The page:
I used to be a player collector of Marino and Allstott football cards. I also felt the need to own every single card of them that ever came out. All the shortprint and 1/1 cards is what drove me from the hobby in the late 90s because I could never have "all" of the Marino cards.

    Now my only player collection is Bill Virdon who has been out of the sport since the 80s. He was kind of a fringe star that became a manager so there are lots of oddball cards of his to chase from the 60s and 70s and I don't have to chase a bunch of new stuff every year. (although there are Topps Heritage Buyback cards of him that I have never seen, even on ebay) Every Virdon is entirely obtainable although there is a Yankee coaching legends card (Pinella/Torre/Virdon) that is REALLY expensive.

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  2. Getting two is a good call. I do the same thing on multi-player cards. I put one in the Kemp binder and the other in the Kershaw binder.

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  3. When I had player collections where that mattered I wanted multiple copies. And with the type an set collections, I en up with two or more copies of a card. Add in the awards collection and I could have a dozen of one card. Though rarely does it need to be a specific card.

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  4. You made the right call especially for the price. I have a question for you though. At what point does a card (I.e. 1/1) become unimportant to the collection? Also, do any of you limit player collections to only years they played. My George Brett collection is pretty complete for his playing days but is pretty bare after his retirement.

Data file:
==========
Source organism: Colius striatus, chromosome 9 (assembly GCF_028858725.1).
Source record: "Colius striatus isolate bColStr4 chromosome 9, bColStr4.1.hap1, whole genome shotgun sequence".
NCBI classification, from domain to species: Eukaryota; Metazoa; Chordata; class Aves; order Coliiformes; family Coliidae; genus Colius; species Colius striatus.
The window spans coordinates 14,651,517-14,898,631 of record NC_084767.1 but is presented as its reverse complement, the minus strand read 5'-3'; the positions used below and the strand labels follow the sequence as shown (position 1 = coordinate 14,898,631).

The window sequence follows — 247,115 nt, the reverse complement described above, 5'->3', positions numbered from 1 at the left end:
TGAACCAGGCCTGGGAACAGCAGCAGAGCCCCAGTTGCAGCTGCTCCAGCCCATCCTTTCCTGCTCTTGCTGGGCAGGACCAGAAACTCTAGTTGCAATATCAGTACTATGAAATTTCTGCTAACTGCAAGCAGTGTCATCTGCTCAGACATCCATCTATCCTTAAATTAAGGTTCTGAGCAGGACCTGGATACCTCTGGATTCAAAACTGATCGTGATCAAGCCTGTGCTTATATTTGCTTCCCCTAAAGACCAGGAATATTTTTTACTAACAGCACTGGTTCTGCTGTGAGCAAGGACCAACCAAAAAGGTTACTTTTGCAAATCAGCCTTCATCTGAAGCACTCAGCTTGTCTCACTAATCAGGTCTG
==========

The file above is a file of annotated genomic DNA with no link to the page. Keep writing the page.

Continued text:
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  5. I'd probably get one for each collection. So that was a good call.

    Thats an issue I have with autograph sets and team sets. I'm working on an autographed 1983 Topps set, but I also need a separate Angels team set.

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  6. Wooo! I'm not alone in my thinking!

    Adam- Yeah, I wouldn't want to kill myself over not having every Kemp, Kershaw, or Martin. I mean, I DO want every one haha, but I know it's unrealistic, to say the least.

    Ryan- Damn, a dozen? I do not envy you haha. Although, I would love a dozen of this particular card....

    Matt B.- I strive to get every card I can as long as it's affordable, but I know it won't happen. One of my goals was to obtain a 1/1 for each guy though. And as long as I collect, I'll collect Kemp, Kershaw, and Russ Martin cards, even once they stop playing, assuming they have cards produced of them after they hang 'em up.

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  7. I just found a few Russell Martins and a Kershaw or two. When I get back to California I'll send them your way. Hopefully you won't have them already! I think one of them is a Kershaw RC.

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  8. Oooh, sounds good Ryan! Much thanks!